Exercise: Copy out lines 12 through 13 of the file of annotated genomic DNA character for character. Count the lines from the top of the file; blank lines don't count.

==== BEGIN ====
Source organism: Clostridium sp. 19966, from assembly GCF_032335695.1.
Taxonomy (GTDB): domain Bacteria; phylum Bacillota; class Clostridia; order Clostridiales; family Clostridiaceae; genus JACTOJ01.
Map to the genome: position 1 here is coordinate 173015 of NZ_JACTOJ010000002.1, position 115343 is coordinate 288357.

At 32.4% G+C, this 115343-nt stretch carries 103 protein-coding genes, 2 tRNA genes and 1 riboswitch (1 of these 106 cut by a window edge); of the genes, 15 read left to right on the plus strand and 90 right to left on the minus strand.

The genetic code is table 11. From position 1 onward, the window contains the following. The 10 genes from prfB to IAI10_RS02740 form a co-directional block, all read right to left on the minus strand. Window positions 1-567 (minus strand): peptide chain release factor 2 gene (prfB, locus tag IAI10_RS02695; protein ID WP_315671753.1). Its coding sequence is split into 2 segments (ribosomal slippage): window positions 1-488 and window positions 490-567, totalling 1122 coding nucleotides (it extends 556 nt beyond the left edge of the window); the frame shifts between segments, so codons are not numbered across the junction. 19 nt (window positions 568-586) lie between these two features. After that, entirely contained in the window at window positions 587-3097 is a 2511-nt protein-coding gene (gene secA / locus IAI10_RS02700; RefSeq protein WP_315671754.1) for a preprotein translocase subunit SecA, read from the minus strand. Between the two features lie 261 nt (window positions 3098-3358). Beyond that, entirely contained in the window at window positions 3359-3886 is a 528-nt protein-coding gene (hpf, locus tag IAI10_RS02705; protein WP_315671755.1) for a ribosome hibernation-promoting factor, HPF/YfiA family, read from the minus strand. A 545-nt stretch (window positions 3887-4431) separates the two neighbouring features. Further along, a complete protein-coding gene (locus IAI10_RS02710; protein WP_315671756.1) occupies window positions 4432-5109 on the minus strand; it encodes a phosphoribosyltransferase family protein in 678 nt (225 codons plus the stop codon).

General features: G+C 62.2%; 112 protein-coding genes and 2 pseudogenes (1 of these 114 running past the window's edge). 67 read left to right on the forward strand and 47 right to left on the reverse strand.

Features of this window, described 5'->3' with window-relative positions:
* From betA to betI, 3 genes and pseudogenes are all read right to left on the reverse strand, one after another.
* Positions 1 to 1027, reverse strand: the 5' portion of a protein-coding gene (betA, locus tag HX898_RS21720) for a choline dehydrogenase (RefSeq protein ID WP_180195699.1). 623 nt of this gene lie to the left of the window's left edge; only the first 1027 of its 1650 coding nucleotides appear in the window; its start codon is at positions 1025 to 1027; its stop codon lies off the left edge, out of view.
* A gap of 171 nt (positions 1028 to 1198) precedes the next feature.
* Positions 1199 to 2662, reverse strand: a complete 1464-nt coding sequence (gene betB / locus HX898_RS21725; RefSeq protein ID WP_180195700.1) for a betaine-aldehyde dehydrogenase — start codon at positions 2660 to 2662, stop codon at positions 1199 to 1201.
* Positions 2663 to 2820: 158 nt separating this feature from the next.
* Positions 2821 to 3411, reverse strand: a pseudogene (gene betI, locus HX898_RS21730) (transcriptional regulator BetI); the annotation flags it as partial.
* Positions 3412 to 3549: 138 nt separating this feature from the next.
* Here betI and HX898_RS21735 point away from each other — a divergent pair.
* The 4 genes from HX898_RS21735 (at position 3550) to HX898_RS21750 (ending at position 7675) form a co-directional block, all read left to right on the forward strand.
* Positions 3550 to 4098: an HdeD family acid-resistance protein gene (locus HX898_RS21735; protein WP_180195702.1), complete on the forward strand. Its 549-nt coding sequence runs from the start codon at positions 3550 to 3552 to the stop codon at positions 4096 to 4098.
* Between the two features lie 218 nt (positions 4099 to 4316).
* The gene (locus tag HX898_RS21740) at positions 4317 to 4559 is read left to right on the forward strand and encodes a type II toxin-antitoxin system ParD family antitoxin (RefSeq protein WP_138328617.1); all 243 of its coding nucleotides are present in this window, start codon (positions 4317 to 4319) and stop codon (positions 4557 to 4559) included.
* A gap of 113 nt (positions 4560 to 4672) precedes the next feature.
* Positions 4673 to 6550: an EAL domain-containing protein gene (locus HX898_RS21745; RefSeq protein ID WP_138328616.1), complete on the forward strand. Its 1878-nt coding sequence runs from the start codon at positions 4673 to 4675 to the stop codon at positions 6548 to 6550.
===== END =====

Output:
* Positions 2663 to 2820: 158 nt separating this feature from the next.
* Positions 2821 to 3411, reverse strand: a pseudogene (gene betI, locus HX898_RS21730) (transcriptional regulator BetI); the annotation flags it as partial.